Those threats you identified should be taken as the most serious discovery during your SWOT analysis. They represent areas of vulnerability and the path of least resistance to your failure. Therefore, they should represent the most serious and urgent targets of corrective action and demand immediate attention. Prioritized strategies must be developed to eliminate these threats to your success and to remove your weaknesses.

During the SWOT process and review exercise, you developed a list of opportunities for improvement. Those that eliminate weaknesses and threats and help meet your customers’ requirements should become the outline of your change initiatives and strategy.

In order for your goals and objectives to be SMART ones, you will need to generate a revised budget that reflects the financial results your team expects from the changes that will be made. After all, you want your company to be profitable as you go forward. Cost cutting will be a critical focus area in preparing for an increasingly demanding business climate. Remember what I have written about for years regarding the elimination of all kinds of waste — this is more important now than any time in the history of your company.

On the revenue side of your income statement, you want to develop strategies to minimize or avoid a loss of business. Hopefully, your vision team has developed some good ideas on how to gain additional sales in your current or new market segments. Whatever you do, don’t let anyone tell you that there is no way you can get additional sales from customers. Let your competitors whine — you refuse to accept anything less than thinking outside the box for new opportunities and renewed or expanded profitability!
Your Plan of Action
You may know of my fondness of Yogi Berra — not because of his baseball prowess, but due to his interesting “Yogi-isms.” One that comes to mind is: “When you come to a fork in the road, take it!” When hearing this we chuckle, realizing that in reality this could lead to disaster. So it is in business today. You are facing a new fork in the road almost daily, but cannot just go aimlessly wandering down one road and then another and think that you will eventually achieve the vision you and your team have developed.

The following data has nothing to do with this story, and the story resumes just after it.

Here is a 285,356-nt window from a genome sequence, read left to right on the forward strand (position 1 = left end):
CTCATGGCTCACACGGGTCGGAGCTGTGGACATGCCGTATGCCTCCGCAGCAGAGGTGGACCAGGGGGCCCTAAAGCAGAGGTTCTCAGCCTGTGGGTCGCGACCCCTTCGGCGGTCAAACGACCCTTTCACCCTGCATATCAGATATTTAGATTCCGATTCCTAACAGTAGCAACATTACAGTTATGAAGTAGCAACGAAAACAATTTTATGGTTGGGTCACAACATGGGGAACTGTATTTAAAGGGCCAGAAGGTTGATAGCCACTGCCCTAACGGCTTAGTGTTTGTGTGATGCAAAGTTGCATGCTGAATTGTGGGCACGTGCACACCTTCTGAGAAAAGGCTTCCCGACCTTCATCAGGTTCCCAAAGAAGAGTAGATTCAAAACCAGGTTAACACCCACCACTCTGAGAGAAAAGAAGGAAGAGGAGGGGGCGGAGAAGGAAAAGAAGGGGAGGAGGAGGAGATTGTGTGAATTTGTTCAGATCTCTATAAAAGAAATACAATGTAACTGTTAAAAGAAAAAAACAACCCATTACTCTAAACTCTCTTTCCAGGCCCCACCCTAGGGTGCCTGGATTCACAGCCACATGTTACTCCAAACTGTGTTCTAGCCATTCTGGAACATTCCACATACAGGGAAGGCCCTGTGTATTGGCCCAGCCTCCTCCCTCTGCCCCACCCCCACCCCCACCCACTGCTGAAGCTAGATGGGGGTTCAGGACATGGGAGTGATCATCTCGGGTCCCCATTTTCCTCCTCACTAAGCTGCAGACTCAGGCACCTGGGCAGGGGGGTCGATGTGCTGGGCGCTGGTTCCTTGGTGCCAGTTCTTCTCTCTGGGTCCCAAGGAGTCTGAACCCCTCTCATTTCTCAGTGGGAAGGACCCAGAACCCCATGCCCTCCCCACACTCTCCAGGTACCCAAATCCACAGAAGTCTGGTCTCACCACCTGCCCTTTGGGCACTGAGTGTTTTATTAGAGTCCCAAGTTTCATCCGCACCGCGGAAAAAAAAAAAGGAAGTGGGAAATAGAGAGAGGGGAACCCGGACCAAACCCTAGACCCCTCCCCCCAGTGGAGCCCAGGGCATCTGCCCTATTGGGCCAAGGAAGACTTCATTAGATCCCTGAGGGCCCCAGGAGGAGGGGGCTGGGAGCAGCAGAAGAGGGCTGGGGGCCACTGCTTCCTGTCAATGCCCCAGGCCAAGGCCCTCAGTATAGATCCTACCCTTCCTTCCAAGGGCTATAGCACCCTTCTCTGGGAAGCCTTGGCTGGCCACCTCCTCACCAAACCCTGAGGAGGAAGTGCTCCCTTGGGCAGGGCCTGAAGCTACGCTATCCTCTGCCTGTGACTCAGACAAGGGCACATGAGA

Simply stated, you will spend a lot of time and effort casting a vision and setting goals of where your company should be in order to compete in today’s market — and then it will be time to create a plan of action that will get you there. Your team must develop a logical, systematic methodology of making the changes necessary to achieve its vision for success during the next few years. There will be obvious priorities due to the critical nature of a select number of issues and because some change initiatives must serve as building blocks for others.

You may be thinking that all of this is a waste of your time and effort because the economy is still in the tank and seeming to sink further every month. The state of the economy is in constant change. My response is that you must spend the time now and continue to revise your strategies in light of any additional changes in market conditions. Hopefully you are way ahead of me in your planning and implementation and are already making the positive changes necessary to shore up your company.

You probably remember when imports threatened your very survival. Somehow you managed to survive while those who did not adapt are no longer around.

Next month, I will be writing about leveraging your leadership skills to bridge the gap between what is and what should be.

Tom Dossenbach is the president of Dossenbach Associates Inc., a Sanford, NC-based international consulting and research firm. Contact him at (919) 775-5017 or e-mail [email protected]. Visit his Web site at Past Management Matters columns are archived on

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About the author
Tom Dossenbach